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The Commons
News

Town, firefighters work out new labor contract

Deal includes retroactive raises

Originally published in The Commons issue #452 (Wednesday, March 28, 2018). This story appeared on page A1.


BRATTLEBORO—After nearly two years of negotiations with the town manager’s office, members of the Brattleboro Fire Department now have an employment contract — and retroactive raises.

At the March 20 regular Selectboard meeting, the Board unanimously approved the contract. This was the final step before the official signing of the document.

Town Manager Peter B. Elwell noted the fire department’s collective bargaining unit, the Brattleboro Professional Firefighters Association, IAFF Local 4439, already approved the agreement.

Reaching this agreement has been a long process for the firefighters and the town.

In the summer of 2016, the firefighters’ expired contract lapsed, but the two parties were still in negotiations. Later that fall, Elwell said, “we came to a point where we were at an impasse, and unfortunately that impasse continued for quite a while.”

The town and the firefighters went through a number of established processes, such as mediation and fact-finding, “but these processes didn’t actually resolve the matter,” Elwell said.

What did resolve the matter, he said, was having the town manager’s staff and the firefighters get together for “unassisted negotiations.”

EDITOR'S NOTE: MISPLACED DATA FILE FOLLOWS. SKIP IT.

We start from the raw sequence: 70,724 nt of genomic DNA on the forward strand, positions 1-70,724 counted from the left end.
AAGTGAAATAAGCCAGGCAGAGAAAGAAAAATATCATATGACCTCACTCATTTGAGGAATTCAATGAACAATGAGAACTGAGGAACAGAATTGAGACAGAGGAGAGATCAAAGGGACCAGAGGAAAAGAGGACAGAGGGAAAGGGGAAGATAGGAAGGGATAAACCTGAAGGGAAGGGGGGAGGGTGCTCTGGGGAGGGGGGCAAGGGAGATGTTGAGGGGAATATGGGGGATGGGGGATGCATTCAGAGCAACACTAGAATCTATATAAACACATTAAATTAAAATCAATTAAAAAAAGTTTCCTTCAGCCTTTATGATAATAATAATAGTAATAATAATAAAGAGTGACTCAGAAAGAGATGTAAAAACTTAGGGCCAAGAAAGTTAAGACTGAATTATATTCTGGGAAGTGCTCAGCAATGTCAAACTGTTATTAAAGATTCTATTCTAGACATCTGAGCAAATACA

“We worked hard together to find a place where we could rally around a contract that was acceptable” to both parties, Elwell said.

Included in the contract are retroactive pay raises, which the firefighters did not receive in the past two years, even as other town staff got wage increases.

The firefighters will get 2 percent retroactive to July 1, 2016, 2.5 percent from July 1, 2017, and on July 1, 2018, their pay will increase by another 2.5 percent. This, said Elwell, is within the range of raises the town agreed to with the other collective bargaining units.

Although this was the first time the Selectboard voted on this particular contract, it’s not the first time they participated in the process.

Board Chair Kate O’Connor noted “the Selectboard has been involved with this every step of the way.” Elwell pointed out that in the last month, the Board went into executive session four or five times and coming to a labor agreement with the firefighters “was the sole purpose of coming together.”

With this agreement, the town now has contracts in place with all four collective bargaining units — at least for the next year. Elwell noted negotiations begin next year for the next round of contracts.

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